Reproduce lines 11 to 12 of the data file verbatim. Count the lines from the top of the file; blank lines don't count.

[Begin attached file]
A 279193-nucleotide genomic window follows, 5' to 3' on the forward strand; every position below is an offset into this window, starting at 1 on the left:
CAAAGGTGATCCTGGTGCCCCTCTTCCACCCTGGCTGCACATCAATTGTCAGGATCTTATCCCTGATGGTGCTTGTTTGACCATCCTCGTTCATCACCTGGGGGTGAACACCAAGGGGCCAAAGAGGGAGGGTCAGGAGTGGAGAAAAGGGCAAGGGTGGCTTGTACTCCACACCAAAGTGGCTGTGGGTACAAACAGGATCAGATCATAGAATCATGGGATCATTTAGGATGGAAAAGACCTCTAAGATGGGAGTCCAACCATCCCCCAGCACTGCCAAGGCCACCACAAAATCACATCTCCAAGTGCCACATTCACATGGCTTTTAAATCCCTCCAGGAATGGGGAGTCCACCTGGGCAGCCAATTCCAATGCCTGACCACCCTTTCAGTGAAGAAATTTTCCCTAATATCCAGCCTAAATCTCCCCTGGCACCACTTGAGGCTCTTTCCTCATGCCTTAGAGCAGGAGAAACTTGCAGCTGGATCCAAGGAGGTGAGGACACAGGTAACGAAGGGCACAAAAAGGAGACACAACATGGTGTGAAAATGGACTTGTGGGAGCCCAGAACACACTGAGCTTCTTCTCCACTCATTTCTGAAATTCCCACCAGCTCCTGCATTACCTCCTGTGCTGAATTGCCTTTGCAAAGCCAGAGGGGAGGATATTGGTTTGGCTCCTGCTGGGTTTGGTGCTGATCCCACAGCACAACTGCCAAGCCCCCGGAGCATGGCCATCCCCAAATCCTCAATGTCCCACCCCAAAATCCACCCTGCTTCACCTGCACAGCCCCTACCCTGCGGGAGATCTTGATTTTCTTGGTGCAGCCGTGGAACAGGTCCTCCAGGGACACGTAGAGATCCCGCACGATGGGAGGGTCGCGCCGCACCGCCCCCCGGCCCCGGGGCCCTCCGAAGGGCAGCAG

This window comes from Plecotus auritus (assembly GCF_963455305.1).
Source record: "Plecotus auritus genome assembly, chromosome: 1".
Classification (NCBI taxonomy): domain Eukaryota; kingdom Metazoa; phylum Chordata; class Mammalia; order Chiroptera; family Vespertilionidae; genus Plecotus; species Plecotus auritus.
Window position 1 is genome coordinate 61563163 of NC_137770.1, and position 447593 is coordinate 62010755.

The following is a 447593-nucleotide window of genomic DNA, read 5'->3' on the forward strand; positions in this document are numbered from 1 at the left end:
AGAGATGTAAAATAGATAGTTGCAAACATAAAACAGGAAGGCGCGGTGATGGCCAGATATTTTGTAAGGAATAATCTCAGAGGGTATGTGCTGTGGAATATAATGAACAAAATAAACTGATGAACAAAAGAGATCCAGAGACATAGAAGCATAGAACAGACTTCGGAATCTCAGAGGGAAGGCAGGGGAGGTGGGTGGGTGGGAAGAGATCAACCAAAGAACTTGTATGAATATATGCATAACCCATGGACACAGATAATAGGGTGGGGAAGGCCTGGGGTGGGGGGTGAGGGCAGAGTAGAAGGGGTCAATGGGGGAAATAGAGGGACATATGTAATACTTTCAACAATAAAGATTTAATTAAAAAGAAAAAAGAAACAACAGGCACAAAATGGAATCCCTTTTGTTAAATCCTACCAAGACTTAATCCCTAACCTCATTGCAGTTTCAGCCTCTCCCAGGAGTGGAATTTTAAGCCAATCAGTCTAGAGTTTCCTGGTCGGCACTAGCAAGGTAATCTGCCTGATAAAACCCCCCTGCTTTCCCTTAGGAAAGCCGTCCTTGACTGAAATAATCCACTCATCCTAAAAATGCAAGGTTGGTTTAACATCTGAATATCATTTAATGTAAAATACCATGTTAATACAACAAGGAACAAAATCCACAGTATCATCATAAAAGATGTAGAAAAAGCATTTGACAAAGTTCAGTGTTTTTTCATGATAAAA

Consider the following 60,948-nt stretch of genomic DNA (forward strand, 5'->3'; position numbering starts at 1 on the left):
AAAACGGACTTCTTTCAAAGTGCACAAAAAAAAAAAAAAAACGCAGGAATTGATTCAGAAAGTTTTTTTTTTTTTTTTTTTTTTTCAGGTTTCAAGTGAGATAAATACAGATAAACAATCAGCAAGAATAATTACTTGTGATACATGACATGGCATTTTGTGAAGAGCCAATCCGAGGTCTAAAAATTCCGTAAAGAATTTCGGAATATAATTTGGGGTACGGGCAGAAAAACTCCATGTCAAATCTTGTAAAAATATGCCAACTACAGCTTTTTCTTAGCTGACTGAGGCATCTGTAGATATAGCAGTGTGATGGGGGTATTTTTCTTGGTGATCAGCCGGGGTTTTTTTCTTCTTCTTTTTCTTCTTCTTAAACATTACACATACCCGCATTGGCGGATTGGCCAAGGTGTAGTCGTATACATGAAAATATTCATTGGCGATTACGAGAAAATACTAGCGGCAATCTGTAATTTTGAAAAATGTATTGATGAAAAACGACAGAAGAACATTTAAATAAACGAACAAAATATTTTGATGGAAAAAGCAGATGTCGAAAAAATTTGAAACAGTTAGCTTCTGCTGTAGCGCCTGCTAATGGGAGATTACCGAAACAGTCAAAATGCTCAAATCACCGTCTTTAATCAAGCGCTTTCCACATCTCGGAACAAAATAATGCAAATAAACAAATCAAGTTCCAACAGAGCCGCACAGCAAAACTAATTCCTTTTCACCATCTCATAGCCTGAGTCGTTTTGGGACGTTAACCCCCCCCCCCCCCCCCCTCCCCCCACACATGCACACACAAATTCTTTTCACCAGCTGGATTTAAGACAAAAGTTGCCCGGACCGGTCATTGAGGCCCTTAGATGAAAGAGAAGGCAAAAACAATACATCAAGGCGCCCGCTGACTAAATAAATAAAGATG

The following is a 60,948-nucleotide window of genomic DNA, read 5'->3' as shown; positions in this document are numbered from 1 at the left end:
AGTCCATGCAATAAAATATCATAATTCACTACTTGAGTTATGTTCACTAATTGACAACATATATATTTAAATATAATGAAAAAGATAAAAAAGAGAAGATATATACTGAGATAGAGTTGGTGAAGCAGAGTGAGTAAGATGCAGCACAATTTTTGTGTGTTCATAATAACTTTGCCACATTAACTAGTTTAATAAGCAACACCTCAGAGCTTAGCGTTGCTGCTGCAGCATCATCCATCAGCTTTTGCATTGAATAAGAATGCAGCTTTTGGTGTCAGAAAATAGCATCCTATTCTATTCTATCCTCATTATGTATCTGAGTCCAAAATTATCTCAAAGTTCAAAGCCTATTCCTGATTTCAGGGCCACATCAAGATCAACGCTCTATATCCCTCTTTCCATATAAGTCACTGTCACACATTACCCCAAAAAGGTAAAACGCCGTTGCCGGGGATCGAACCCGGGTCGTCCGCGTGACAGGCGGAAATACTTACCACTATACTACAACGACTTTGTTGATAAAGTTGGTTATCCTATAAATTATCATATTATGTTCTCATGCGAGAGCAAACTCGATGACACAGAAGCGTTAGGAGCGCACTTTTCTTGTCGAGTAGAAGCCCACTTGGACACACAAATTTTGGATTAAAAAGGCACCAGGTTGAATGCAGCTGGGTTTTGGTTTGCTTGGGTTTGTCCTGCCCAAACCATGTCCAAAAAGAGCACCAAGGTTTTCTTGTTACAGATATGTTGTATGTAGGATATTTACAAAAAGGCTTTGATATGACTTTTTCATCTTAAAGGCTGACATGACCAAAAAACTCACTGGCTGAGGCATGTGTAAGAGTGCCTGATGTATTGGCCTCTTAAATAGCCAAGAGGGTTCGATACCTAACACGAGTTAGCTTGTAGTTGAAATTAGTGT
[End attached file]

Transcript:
The following is a 60,948-nucleotide window of genomic DNA, read 5'->3' as shown; positions in this document are numbered from 1 at the left end:
AGTCCATGCAATAAAATATCATAATTCACTACTTGAGTTATGTTCACTAATTGACAACATATATATTTAAATATAATGAAAAAGATAAAAAAGAGAAGATATATACTGAGATAGAGTTGGTGAAGCAGAGTGAGTAAGATGCAGCACAATTTTTGTGTGTTCATAATAACTTTGCCACATTAACTAGTTTAATAAGCAACACCTCAGAGCTTAGCGTTGCTGCTGCAGCATCATCCATCAGCTTTTGCATTGAATAAGAATGCAGCTTTTGGTGTCAGAAAATAGCATCCTATTCTATTCTATCCTCATTATGTATCTGAGTCCAAAATTATCTCAAAGTTCAAAGCCTATTCCTGATTTCAGGGCCACATCAAGATCAACGCTCTATATCCCTCTTTCCATATAAGTCACTGTCACACATTACCCCAAAAAGGTAAAACGCCGTTGCCGGGGATCGAACCCGGGTCGTCCGCGTGACAGGCGGAAATACTTACCACTATACTACAACGACTTTGTTGATAAAGTTGGTTATCCTATAAATTATCATATTATGTTCTCATGCGAGAGCAAACTCGATGACACAGAAGCGTTAGGAGCGCACTTTTCTTGTCGAGTAGAAGCCCACTTGGACACACAAATTTTGGATTAAAAAGGCACCAGGTTGAATGCAGCTGGGTTTTGGTTTGCTTGGGTTTGTCCTGCCCAAACCATGTCCAAAAAGAGCACCAAGGTTTTCTTGTTACAGATATGTTGTATGTAGGATATTTACAAAAAGGCTTTGATATGACTTTTTCATCTTAAAGGCTGACATGACCAAAAAACTCACTGGCTGAGGCATGTGTAAGAGTGCCTGATGTATTGGCCTCTTAAATAGCCAAGAGGGTTCGATACCTAACACGAGTTAGCTTGTAGTTGAAATTAGTGT